• Passwords
  • Tokens
  • AWS secrets
  • IP addresses
  • Database connection strings
  • URLs that include usernames and passwords

This functionality cannot be disabled in the Replicated app manager. You can add custom redactors to support bundles only.

Analyzers

Analyzers use the non-redacted data from the collectors to identify issues. The outcomes that you specify are displayed to customers.

Analyzer outcomes for preflight checks differ from the outcomes for support bundles in terms of how they are used:

  • Preflight checks use analyzers to determine pass, fail, and warning outcomes, and display messages to a customer during installation. For example, you can define a fail or warning outcome if the Kubernetes version on the cluster does not meet the minimum version that your application supports.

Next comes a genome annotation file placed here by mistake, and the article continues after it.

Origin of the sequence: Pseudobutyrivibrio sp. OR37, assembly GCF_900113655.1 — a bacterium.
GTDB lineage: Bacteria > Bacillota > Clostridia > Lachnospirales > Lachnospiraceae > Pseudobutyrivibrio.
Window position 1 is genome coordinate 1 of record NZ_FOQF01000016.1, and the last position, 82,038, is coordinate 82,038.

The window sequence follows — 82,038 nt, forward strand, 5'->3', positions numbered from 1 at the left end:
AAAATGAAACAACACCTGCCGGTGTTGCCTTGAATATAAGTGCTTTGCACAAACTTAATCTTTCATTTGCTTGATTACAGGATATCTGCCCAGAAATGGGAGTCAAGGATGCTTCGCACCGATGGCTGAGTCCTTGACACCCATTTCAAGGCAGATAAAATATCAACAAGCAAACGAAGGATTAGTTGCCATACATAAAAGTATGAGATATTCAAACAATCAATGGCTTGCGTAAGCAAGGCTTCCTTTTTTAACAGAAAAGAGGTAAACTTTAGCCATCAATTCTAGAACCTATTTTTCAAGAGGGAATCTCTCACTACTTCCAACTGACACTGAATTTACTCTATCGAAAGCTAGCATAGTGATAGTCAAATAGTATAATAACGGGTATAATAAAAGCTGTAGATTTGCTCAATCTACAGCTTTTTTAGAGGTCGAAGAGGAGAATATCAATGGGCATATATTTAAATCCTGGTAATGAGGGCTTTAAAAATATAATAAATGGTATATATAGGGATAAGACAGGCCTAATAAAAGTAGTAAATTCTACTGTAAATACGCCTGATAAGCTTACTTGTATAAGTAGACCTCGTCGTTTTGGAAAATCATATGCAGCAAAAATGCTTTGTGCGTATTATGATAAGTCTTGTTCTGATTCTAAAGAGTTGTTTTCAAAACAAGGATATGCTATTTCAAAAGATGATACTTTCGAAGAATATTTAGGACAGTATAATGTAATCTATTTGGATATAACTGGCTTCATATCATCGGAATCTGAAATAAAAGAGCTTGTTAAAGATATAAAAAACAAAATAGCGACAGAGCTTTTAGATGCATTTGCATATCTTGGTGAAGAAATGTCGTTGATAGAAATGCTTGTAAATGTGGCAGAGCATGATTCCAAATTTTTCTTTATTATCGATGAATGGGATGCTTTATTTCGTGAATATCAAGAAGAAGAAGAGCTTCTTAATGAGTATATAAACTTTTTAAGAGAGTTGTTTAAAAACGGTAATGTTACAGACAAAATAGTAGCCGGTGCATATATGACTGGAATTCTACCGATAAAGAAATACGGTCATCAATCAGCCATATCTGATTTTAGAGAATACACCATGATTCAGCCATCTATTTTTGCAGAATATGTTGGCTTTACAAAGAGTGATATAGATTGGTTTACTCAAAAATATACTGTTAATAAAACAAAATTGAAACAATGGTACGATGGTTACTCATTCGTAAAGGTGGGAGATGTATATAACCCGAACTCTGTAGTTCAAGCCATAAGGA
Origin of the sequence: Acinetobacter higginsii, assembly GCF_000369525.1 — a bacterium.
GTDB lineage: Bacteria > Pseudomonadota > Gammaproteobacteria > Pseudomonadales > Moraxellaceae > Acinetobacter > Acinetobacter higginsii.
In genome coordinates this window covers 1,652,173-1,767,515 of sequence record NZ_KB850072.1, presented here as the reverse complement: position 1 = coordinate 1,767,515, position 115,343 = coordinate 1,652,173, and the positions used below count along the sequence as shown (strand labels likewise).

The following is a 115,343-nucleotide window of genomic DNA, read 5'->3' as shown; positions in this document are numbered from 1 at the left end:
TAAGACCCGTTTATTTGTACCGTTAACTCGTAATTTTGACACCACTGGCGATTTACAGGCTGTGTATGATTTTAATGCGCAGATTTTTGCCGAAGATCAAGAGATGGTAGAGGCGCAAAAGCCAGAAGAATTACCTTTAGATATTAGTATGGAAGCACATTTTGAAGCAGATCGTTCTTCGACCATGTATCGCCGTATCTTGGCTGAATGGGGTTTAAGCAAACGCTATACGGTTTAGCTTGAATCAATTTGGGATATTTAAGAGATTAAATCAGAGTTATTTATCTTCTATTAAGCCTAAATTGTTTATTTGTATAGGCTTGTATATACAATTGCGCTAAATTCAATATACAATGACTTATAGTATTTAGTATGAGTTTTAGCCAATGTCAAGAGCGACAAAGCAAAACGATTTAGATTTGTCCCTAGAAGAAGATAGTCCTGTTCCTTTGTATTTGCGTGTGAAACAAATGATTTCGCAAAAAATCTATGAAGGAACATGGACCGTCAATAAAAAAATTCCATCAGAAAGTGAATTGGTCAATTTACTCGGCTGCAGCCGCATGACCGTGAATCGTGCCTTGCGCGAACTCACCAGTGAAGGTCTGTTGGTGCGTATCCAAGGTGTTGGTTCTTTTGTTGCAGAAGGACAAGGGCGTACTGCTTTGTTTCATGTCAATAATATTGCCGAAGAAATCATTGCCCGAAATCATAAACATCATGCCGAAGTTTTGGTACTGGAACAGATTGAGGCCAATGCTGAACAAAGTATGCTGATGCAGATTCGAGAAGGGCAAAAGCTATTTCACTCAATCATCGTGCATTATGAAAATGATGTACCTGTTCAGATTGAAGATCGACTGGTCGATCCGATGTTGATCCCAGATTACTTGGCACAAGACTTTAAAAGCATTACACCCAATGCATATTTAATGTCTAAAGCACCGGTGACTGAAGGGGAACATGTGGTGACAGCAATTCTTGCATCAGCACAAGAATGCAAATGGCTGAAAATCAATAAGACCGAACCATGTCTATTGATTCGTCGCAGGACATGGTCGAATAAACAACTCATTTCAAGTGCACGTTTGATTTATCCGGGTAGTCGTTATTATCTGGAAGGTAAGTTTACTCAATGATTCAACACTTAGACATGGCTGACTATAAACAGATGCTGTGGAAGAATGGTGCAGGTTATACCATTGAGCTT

• Support bundles use analyzers to help identify potential problems. When a support bundle is uploaded to the Replicated vendor portal, it is extracted and automatically analyzed. The goal of this process is to surface known issues or hints of what might be a problem. Analyzers produce outcomes that contain custom messages to explain what the problem might be.

Define Preflight Checks

You define preflight checks based on your application needs. Preflight checks are not included by default. This procedure provides a basic understanding and some key considerations to help guide you.

For more information about defining preflight checks, see Preflight Checks, Collecting Data, and Analyzing Data in the Troubleshoot documentation. For basic examples of checking CPU, memory, and disk capacity, see Node Resources Analyzer in the Troubleshoot documentation.